[Glaucon] Very true, he said.
[Socrates] But what if there had been a circumcision of such natures in
the days of their youth; and they had been severed from those sensual pleasures, such as
eating and drinking, which, like leaden weights, were attached to them at their birth, and
which drag them down and turn the vision of their souls upon the things that are below
--if, I say, they had been released from these impediments and turned in the opposite
direction, the very same faculty in them would have seen the truth as keenly as they see
what their eyes are turned to now.
[Glaucon] Very likely.
[Socrates] Yes, I said; and there is another thing which is likely. or
rather a necessary inference from what has preceded, that neither the uneducated and
uninformed of the truth, nor yet those who never make an end of their education, will be
able ministers of State; not the former, because they have no single aim of duty which is
the rule of all their actions, private as well as public; nor the latter, because they
will not act at all except upon compulsion, fancying that they are already dwelling apart
in the islands of the blest.
[Glaucon] Very true, he replied.
[Socrates] Then, I said, the business of us who are the founders of the
State will be to compel the best minds to attain that knowledge which we have already
shown to be the greatest of all-they must continue to ascend until they arrive at the
good; but when they have ascended and seen enough we must not allow them to do as they do
[Glaucon] What do you mean?
[Socrates] I mean that they remain in the upper world: but this must not
be allowed; they must be made to descend again among the prisoners in the cave, and
partake of their labors and honors, whether they are worth having or not.
[Glaucon] But is not this unjust? he said; ought we to give them a worse
life, when they might have a better?
[Socrates] You have again forgotten, my friend, I said, the intention of
the legislator, who did not aim at making any one class in the State happy above the rest;
the happiness was to be in the whole State, and he held the citizens together by
persuasion and necessity, making them benefactors of the State, and therefore benefactors
of one another; to this end he created them, not to please themselves, but to be his
instruments in binding up the State.
[Glaucon] True, he said, I had forgotten.
[Socrates] Observe, Glaucon, that there will be no injustice in
compelling our philosophers to have a care and providence of others; we shall explain to
them that in other States, men of their class are not obliged to share in the toils of
politics: and this is reasonable, for they grow up at their own sweet will, and the
government would rather not have them. Being self-taught, they cannot be expected to show
any gratitude for a culture which they have never received. But we have brought you into
the world to be rulers of the hive, kings of yourselves and of the other citizens, and
have educated you far better and more perfectly than they have been educated, and you are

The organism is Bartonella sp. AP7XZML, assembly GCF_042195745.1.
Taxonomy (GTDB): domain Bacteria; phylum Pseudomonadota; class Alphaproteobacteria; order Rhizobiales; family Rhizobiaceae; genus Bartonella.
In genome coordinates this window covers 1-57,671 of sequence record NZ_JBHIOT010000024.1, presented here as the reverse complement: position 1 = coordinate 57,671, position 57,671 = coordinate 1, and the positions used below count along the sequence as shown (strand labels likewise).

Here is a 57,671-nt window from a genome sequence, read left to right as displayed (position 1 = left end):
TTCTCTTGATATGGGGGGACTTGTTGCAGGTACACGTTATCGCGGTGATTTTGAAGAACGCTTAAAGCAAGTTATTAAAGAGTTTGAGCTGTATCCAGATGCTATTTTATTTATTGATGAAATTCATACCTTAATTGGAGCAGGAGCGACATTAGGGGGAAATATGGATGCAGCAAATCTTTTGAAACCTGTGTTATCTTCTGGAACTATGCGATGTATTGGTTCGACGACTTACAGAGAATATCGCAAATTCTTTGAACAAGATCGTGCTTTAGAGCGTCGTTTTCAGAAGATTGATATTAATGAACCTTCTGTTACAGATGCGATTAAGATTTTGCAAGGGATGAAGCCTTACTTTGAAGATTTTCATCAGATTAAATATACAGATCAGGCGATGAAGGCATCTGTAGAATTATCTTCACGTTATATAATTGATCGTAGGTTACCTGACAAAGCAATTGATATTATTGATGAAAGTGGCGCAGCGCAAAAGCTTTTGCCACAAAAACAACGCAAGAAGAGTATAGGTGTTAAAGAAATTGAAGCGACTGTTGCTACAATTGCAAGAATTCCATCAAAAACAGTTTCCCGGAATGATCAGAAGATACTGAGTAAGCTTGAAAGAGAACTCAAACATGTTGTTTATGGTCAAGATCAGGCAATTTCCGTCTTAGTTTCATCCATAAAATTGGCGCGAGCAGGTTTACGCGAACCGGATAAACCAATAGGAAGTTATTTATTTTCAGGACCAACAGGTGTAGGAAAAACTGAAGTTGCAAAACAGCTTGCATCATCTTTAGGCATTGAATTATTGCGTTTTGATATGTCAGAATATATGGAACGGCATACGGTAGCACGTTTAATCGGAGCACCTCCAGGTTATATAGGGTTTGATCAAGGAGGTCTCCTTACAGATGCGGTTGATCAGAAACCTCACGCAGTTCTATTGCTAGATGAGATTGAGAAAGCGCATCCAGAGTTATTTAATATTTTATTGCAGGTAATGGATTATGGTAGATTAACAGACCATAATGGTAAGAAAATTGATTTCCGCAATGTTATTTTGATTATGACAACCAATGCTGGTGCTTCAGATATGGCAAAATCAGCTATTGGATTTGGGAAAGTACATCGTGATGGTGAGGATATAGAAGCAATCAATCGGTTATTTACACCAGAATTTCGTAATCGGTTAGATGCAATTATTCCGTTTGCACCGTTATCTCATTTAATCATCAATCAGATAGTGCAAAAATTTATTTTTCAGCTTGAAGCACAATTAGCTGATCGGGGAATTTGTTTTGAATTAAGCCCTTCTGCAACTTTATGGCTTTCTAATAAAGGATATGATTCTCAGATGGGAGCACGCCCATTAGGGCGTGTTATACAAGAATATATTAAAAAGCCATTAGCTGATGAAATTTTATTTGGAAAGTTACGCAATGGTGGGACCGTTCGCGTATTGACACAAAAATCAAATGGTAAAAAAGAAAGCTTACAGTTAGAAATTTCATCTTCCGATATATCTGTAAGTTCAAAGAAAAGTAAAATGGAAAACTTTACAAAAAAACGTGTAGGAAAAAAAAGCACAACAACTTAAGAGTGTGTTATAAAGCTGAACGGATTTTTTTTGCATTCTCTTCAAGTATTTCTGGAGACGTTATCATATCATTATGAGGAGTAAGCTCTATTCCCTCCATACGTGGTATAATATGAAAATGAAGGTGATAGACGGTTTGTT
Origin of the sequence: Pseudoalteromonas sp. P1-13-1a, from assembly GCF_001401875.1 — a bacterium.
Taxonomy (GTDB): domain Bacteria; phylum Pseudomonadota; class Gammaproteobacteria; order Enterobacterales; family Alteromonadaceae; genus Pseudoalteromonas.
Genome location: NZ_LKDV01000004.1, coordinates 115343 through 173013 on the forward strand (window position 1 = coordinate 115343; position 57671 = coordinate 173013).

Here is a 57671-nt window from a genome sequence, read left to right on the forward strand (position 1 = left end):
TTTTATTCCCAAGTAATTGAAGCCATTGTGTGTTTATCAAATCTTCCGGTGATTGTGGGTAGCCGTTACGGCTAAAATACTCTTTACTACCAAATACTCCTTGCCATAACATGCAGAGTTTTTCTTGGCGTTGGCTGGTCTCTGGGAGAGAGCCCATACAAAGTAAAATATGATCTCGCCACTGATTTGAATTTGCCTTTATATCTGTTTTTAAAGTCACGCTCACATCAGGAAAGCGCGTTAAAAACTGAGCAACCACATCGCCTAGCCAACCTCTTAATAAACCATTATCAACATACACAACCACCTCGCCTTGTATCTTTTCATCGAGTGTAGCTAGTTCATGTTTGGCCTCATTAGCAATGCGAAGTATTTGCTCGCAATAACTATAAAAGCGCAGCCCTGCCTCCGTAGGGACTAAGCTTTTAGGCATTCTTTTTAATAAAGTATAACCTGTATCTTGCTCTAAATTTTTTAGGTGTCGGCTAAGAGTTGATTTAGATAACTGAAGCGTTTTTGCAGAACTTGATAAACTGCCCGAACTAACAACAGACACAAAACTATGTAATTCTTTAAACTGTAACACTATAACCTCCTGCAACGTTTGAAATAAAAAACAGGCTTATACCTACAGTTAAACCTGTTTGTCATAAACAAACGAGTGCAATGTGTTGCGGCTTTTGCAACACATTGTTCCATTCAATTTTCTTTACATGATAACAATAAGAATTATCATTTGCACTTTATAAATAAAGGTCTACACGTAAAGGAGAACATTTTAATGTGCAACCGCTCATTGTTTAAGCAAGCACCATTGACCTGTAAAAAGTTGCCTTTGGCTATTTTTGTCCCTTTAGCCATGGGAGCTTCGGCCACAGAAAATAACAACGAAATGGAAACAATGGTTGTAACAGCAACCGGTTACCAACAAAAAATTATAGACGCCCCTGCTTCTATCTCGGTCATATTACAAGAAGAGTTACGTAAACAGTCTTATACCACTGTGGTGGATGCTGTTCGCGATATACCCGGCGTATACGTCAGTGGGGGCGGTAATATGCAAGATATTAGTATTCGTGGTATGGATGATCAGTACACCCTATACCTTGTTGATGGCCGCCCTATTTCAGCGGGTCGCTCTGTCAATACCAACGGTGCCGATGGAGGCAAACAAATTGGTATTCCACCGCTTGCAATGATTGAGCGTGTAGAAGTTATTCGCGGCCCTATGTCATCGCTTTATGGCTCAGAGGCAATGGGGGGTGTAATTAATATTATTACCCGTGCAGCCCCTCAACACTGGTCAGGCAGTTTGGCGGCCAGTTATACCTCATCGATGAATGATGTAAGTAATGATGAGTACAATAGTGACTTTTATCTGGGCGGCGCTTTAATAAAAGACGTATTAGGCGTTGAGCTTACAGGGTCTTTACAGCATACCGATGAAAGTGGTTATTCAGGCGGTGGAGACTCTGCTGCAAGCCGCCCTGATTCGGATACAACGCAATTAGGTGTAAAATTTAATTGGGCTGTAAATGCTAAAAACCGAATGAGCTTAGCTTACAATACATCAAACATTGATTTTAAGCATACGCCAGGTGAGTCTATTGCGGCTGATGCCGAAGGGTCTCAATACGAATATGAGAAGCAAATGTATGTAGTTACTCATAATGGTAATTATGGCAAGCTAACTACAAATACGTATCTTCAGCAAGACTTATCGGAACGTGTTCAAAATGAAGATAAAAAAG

better able to share in the double duty. Wherefore each of you, when his turn comes, must
go down to the general underground abode, and get the habit of seeing in the dark. When
you have acquired the habit, you will see ten thousand times better than the inhabitants
of the cave, and you will know what the several images are, and what they represent,
because you have seen the beautiful and just and good in their truth. And thus our State
which is also yours will be a reality, and not a dream only, and will be administered in a
spirit unlike that of other States, in which men fight with one another about shadows only
and are distracted in the struggle for power, which in their eyes is a great good. Whereas
the truth is that the State in which the rulers are most reluctant to govern is always the
best and most quietly governed, and the State in which they are most eager, the worst.
[Glaucon] Quite true, he replied.
[Socrates] And will our pupils, when they hear this, refuse to take their
turn at the toils of State, when they are allowed to spend the greater part of their time
with one another in the heavenly light?
[Glaucon] Impossible, he answered; for they are just men, and the
commands which we impose upon them are just; there can be no doubt that every one of them
will take office as a stern necessity, and not after the fashion of our present rulers of
[Socrates] Yes, my friend, I said; and there lies the point. You must
contrive for your future rulers another and a better life than that of a ruler, and then
you may have a well-ordered State; for only in the State which offers this, will they rule
who are truly rich, not in silver and gold, but in virtue and wisdom, which are the true
blessings of life. Whereas if they go to the administration of public affairs, poor and
hungering after the' own private advantage, thinking that hence they are to snatch the
chief good, order there can never be; for they will be fighting about office, and the
civil and domestic broils which thus arise will be the ruin of the rulers themselves and
of the whole State.
[Glaucon] Most true, he replied.
[Socrates] And the only life which looks down upon the life of political
ambition is that of true philosophy. Do you know of any other?
[Glaucon] Indeed, I do not, he said.
[Socrates] And those who govern ought not to be lovers of the task? For,
if they are, there will be rival lovers, and they will fight.
[Glaucon] No question.
[Socrates] Who then are those whom we shall compel to be guardians?
Surely they will be the men who are wisest about affairs of State, and by whom the State
is best administered, and who at the same time have other honors and another and a better
life than that of politics?
[Glaucon] They are the men, and I will choose them, he replied.
[Socrates] And now shall we consider in what way such guardians will be
produced, and how they are to be brought from darkness to light, -- as some are said to
have ascended from the world below to the gods?
[Glaucon] By all means, he replied.
[Socrates] The process, I said, is not the turning over of an
oyster-shell, but the turning round of a soul passing from a day which is little better
than night to the true day of being, that is, the ascent from below, which we affirm to be
[Glaucon] Quite so.